Most parents have the best intentions, and while that cannot be said for all parents, no matter how good your intentions are, you can still make a mistake that causes detrimental harm. If you look back to your childhood, it’s likely there were moments in which your parents messed you up.
Much like anyone else, parents do not always know best. Even when they believe at the moment that they do, there will be moments in which they royally mess up. In some cases, some parents are just flat-out toxic and don’t care whether or not their actions cause their kids harm. Chances are, no matter if your parents meant to mess you up, or if they simply didn’t care, the results can end up just the same.
So, what are these traumatic mistakes made by parents that end up leaving their children in shambles? Here are 7.
1. Scolding them harshly when they make small mistakes.
Everyone makes mistakes, especially small people who are developing, growing, and learning. While it’s one thing to scold a child who is purposefully acting out, it’s another to scold them over a small mistake. When you do so, you are enforcing the mindset that they should be perfect and without error. In turn, they are going to end up anxious and with low self-esteem.
2. Constantly criticizing them.
Another way to mess your child up is to constantly criticize their every move. While you may have the best intentions, you are causing them to constantly agonize over every choice and every move they make. In turn, they may struggle with their actions and obsesses over every action.
3. Fighting in front of them.
Everyone argues this is true. And for many of us, we have experienced our parents arguing in front of us. Unfortunately for some of us though, who witnessed our parents get into knock-down drag-outs, the results can be traumatic.
E. Mark Cummings, a psychologist from Notre Dame, has published hundreds of papers about parents fighting in front of their kids. Kids notice and pay attention to their parent’s emotions, and witnessing them fighting leaves them worried, anxious, and depressed. Additionally, Cummings says that the damage can last a lifetime.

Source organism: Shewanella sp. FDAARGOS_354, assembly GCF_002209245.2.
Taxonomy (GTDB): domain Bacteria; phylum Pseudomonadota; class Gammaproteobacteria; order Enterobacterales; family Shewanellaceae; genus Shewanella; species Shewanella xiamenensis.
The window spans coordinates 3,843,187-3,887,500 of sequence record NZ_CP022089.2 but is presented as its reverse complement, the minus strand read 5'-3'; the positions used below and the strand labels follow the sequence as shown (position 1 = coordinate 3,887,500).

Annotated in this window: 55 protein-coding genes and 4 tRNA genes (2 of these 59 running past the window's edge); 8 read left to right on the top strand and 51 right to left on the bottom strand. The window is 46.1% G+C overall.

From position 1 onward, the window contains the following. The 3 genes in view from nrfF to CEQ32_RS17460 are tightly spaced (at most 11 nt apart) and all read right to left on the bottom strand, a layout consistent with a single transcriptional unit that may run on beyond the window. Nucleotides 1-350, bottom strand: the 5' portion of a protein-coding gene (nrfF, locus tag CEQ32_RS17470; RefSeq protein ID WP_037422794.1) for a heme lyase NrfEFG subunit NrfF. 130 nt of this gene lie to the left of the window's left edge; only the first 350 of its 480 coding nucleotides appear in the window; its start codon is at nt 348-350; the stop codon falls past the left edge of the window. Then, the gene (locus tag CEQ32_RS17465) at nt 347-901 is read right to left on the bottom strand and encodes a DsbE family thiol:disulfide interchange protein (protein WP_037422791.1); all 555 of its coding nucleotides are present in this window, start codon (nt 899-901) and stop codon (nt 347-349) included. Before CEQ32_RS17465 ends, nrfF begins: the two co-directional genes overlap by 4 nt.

4. Ignoring your bad behavior.
Some parents may live by the “Do as I say, not as I do,” mindset, but this doesn’t work. Children are like sponges, who absorb everything going on around them. When their parents take up bad habits but expect them to do differently, they are heading towards failure. If you want your child to exhibit good habits, you also have to exhibit good habits.
5. Being their friend and not a parent.
As a child, I always had friends that were buddy-buddy with their parents. Their parents would let them drink, go off with boyfriends/girlfriends at a young age, and would talk to them about everything. There were no boundaries or rules. There were moments in which I was jealous, as my mother was strict. But looking back, I am happy my parents did not act like my friend, and instead acted as parents.
Dr. Sue Hubbard who is the host of The Kid’s Doctor radio show explains that it’s crucial to set boundaries and to act as a parent. As the rate of alcohol and drug abuse continues to rise, Hubbard explains that “part of that may be because parents want to be their child’s friend rather than the parent. It is often easier to say yes than no, and parents seem to turn a blind eye at times to the use of alcohol and drugs (especially weed) in their own homes. The scary part of this: Alcohol is the leading cause of death among teenagers.”
Additionally, studies have shown that parents who tend to lean towards a relaxed parenting approach, pretty much allowing the kids to parent themselves end up causing their children to be stunted emotionally, and intellectually.
6. Enforcing strict food rules.
It’s one thing to try to show and encourage healthy eating habits, and another to adhere to strict and even unhealthy food rules. For example, some parents may say, “You cannot leave the table until your plate is empty,” but when they do so, they are teaching their child to ignore their hunger and satiety cues, leading to unhealthy eating behaviors well into adulthood.
7. Filling cabinets with junk food and skipping regular family meals.
For parents on the go, especially in modern times where unhealthy and junk eating is nearly glorified, it may be tempting to stock up on convenience junk foods for your children to eat. However, family meals are important, because they work as lessons on healthy eating habits and are also crucial for bonding. Bypassing this by skipping healthy family mealtimes and replacing them with random junk grabs is only going to destroy your child’s health and set them up for poor eating habits later down the line.